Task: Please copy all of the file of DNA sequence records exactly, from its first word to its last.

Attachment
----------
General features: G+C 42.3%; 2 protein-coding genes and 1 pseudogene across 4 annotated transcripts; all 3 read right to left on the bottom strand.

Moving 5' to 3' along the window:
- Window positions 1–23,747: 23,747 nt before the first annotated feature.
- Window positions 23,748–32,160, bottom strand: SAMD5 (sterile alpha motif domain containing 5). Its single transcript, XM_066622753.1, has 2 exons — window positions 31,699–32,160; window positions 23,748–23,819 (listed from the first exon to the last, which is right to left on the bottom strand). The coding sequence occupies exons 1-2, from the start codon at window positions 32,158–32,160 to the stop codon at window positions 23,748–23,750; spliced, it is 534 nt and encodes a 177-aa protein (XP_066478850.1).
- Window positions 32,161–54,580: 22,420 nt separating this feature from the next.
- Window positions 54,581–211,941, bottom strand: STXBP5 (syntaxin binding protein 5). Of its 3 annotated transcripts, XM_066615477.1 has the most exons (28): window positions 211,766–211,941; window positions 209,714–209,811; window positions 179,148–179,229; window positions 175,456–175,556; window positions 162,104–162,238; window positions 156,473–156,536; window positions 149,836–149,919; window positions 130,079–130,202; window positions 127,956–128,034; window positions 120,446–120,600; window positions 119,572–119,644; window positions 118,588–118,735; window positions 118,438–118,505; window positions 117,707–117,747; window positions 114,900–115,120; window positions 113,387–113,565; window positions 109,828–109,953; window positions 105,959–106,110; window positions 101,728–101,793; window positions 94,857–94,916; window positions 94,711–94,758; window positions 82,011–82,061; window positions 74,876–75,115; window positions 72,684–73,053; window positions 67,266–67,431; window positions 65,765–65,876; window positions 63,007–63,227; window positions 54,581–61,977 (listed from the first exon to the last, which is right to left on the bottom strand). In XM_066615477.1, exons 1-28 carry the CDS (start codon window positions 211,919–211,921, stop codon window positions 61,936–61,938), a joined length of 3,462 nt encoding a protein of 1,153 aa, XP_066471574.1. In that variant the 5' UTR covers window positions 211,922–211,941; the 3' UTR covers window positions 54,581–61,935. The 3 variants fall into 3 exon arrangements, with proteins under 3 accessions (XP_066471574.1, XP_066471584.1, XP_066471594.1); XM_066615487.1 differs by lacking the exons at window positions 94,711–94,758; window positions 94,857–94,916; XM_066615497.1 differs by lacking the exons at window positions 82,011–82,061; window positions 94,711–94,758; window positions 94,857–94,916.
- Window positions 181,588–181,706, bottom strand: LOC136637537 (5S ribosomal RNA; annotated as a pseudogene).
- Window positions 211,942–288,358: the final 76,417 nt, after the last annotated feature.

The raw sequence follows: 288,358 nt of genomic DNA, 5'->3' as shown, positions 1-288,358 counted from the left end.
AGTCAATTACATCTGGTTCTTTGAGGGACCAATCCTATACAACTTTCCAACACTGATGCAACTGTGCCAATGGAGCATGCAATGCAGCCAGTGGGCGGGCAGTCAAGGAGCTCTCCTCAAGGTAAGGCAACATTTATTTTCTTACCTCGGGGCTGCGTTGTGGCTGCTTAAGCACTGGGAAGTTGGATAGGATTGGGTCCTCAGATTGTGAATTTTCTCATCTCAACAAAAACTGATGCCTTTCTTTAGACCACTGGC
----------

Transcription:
General features: G+C 42.3%; 2 protein-coding genes and 1 pseudogene across 4 annotated transcripts; all 3 read right to left on the bottom strand.

Moving 5' to 3' along the window:
- Window positions 1–23,747: 23,747 nt before the first annotated feature.
- Window positions 23,748–32,160, bottom strand: SAMD5 (sterile alpha motif domain containing 5). Its single transcript, XM_066622753.1, has 2 exons — window positions 31,699–32,160; window positions 23,748–23,819 (listed from the first exon to the last, which is right to left on the bottom strand). The coding sequence occupies exons 1-2, from the start codon at window positions 32,158–32,160 to the stop codon at window positions 23,748–23,750; spliced, it is 534 nt and encodes a 177-aa protein (XP_066478850.1).
- Window positions 32,161–54,580: 22,420 nt separating this feature from the next.
- Window positions 54,581–211,941, bottom strand: STXBP5 (syntaxin binding protein 5). Of its 3 annotated transcripts, XM_066615477.1 has the most exons (28): window positions 211,766–211,941; window positions 209,714–209,811; window positions 179,148–179,229; window positions 175,456–175,556; window positions 162,104–162,238; window positions 156,473–156,536; window positions 149,836–149,919; window positions 130,079–130,202; window positions 127,956–128,034; window positions 120,446–120,600; window positions 119,572–119,644; window positions 118,588–118,735; window positions 118,438–118,505; window positions 117,707–117,747; window positions 114,900–115,120; window positions 113,387–113,565; window positions 109,828–109,953; window positions 105,959–106,110; window positions 101,728–101,793; window positions 94,857–94,916; window positions 94,711–94,758; window positions 82,011–82,061; window positions 74,876–75,115; window positions 72,684–73,053; window positions 67,266–67,431; window positions 65,765–65,876; window positions 63,007–63,227; window positions 54,581–61,977 (listed from the first exon to the last, which is right to left on the bottom strand). In XM_066615477.1, exons 1-28 carry the CDS (start codon window positions 211,919–211,921, stop codon window positions 61,936–61,938), a joined length of 3,462 nt encoding a protein of 1,153 aa, XP_066471574.1. In that variant the 5' UTR covers window positions 211,922–211,941; the 3' UTR covers window positions 54,581–61,935. The 3 variants fall into 3 exon arrangements, with proteins under 3 accessions (XP_066471574.1, XP_066471584.1, XP_066471594.1); XM_066615487.1 differs by lacking the exons at window positions 94,711–94,758; window positions 94,857–94,916; XM_066615497.1 differs by lacking the exons at window positions 82,011–82,061; window positions 94,711–94,758; window positions 94,857–94,916.
- Window positions 181,588–181,706, bottom strand: LOC136637537 (5S ribosomal RNA; annotated as a pseudogene).
- Window positions 211,942–288,358: the final 76,417 nt, after the last annotated feature.

The raw sequence follows: 288,358 nt of genomic DNA, 5'->3' as shown, positions 1-288,358 counted from the left end.
AGTCAATTACATCTGGTTCTTTGAGGGACCAATCCTATACAACTTTCCAACACTGATGCAACTGTGCCAATGGAGCATGCAATGCAGCCAGTGGGCGGGCAGTCAAGGAGCTCTCCTCAAGGTAAGGCAACATTTATTTTCTTACCTCGGGGCTGCGTTGTGGCTGCTTAAGCACTGGGAAGTTGGATAGGATTGGGTCCTCAGATTGTGAATTTTCTCATCTCAACAAAAACTGATGCCTTTCTTTAGACCACTGGC